ARRESTED AS A SPY
“Start August First. Book tickets immediately.”
Such were the instructions I received at Brighton early in July, 1914, from Prince ——. A few days previously I had spent considerable time with this scion of the Russian nobility discussing the final arrangements concerning my departure to his palace in Russia, where I was to devote two months to a special matter in which he was deeply interested, and which involved the use of special and elaborate photographic apparatus, microscopes, optical lantern and other accessories. I may mention that the mission in question was purely of scientific import.
During the discussion of these final arrangements a telegram was handed to the Prince. He scanned it hurriedly, jumped up from his seat, and apologising for his abruptness, explained that he had been suddenly called home. He expressed the hope that he would shortly see me in Russia, where I was promised a fine time, but that he would instruct me the precise date when to start. Meanwhile I was urged to complete my purchases of the paraphernalia which we had decided to be imperative for our purpose, and he handed me sufficient funds to settle all the accounts in connection therewith. That night the Prince bade me farewell and hurried off to catch the boat train. My next communication from him was the brief instruction urging me to start on August 1.
[Footnote 1: I have never heard since from the Prince. A day or two after the outbreak of war, upon joining the Russian forces, he, with an observer, ascended in an aeroplane—he was an enthusiastic and skilled aviator—to conduct a reconnaissance over the German lines. He was never seen nor heard of again. Searching enquiries have been made without result, and now it is presumed that he was lost or killed.—H.C.M.]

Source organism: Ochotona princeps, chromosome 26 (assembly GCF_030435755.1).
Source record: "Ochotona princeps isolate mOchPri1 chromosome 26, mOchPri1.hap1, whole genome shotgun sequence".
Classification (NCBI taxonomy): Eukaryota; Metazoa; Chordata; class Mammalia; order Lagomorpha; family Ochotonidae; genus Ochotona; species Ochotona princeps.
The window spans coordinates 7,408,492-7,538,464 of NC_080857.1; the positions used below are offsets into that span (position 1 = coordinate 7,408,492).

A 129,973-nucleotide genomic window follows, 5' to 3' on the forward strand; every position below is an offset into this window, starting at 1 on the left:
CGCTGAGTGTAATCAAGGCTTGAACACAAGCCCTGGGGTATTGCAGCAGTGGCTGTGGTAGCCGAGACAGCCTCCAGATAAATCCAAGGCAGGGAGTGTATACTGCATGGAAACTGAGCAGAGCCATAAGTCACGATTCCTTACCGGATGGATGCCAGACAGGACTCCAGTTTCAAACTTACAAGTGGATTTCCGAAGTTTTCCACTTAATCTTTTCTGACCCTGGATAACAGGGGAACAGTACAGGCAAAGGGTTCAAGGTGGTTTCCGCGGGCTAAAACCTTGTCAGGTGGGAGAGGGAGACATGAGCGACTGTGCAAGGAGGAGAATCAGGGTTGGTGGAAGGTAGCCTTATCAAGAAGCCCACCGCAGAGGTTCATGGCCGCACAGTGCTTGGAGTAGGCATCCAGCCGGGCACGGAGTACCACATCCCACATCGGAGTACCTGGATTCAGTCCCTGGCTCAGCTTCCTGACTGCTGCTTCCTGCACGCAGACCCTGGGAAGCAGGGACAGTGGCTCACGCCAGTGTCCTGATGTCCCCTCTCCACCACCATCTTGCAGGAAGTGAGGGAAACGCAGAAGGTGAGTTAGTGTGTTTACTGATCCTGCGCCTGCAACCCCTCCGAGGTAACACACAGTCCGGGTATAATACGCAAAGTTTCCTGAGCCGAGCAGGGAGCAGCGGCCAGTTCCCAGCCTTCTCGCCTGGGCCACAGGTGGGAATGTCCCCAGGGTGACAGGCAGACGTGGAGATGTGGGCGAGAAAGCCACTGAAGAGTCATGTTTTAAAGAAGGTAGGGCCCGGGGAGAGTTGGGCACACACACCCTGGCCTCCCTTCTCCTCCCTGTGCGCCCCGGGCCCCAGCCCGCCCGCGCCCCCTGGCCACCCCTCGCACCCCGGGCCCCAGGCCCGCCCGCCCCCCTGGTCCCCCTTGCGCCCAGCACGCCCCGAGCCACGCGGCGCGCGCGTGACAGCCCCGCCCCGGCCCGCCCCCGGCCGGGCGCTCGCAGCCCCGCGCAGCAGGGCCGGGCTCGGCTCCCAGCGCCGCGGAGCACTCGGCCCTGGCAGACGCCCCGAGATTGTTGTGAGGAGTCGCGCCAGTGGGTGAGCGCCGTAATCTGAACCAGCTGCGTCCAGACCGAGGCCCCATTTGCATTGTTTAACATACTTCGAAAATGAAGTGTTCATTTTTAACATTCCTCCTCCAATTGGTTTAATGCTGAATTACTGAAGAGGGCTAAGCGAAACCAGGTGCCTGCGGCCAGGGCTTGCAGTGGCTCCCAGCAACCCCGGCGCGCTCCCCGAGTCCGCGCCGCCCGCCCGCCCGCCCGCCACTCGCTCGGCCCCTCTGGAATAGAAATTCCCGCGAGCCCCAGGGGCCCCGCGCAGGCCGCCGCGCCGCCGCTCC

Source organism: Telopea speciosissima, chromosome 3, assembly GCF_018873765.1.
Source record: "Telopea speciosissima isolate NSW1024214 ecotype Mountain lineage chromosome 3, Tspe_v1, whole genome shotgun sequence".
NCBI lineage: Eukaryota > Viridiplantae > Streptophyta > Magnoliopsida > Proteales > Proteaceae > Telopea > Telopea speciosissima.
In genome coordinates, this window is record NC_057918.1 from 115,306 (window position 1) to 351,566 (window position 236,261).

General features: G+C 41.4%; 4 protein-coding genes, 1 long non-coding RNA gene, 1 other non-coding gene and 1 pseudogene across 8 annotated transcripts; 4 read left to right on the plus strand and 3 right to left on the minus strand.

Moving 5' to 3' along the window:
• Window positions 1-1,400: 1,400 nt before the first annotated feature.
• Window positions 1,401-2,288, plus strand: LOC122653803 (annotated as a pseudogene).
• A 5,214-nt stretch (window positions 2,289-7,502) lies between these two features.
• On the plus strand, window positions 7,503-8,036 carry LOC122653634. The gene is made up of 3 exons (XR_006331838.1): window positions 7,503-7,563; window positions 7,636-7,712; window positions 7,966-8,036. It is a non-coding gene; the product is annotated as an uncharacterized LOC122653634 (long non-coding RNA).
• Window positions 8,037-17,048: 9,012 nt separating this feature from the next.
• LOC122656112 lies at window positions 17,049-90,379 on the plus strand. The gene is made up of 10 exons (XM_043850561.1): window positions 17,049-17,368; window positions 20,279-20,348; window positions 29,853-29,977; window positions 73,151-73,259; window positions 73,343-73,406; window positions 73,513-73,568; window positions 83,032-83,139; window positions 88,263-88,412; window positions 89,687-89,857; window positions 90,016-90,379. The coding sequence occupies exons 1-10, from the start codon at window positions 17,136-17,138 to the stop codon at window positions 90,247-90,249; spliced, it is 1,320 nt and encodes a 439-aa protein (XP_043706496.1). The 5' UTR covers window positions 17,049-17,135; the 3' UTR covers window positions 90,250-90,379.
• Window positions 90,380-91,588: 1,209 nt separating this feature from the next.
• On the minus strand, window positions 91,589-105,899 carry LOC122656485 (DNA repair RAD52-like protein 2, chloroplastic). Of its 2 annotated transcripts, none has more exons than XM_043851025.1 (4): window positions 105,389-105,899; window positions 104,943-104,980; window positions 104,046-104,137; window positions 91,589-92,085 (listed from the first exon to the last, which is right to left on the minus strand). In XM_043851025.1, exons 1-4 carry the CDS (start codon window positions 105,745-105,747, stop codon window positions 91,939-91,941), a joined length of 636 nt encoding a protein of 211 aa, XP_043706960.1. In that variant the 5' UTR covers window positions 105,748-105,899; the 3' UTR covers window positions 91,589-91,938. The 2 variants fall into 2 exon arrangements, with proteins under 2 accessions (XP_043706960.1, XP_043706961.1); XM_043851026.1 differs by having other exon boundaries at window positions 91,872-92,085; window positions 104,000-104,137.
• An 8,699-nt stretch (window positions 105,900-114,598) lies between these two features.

Shortly after his departure there were ominous political rumblings, but I, in common with the great majority, concluded that the storm would blow over as it had done many times before. Moreover, I was so pre-occupied with my coming task as to pay scanty attention to the political barometer. I completed the purchase of the apparatuses, packed them securely, and arranged for their dispatch to meet me at the train. Then I remained at home to await developments. I was ready to start at a moment’s notice, having secured my passport, on which I was described, for want of a better term, as a “Tutor of Photography,” and it was duly vised by the Russian Embassy.
Although the political sky grew more and more ominous I paid but little attention to the black clouds. The receipt of instructions to start at once galvanised me into activity to the exclusion of all other thoughts. I booked my passage right through to destination—Warsaw—and upon making enquiries on July 31st was assured that I should get through all right.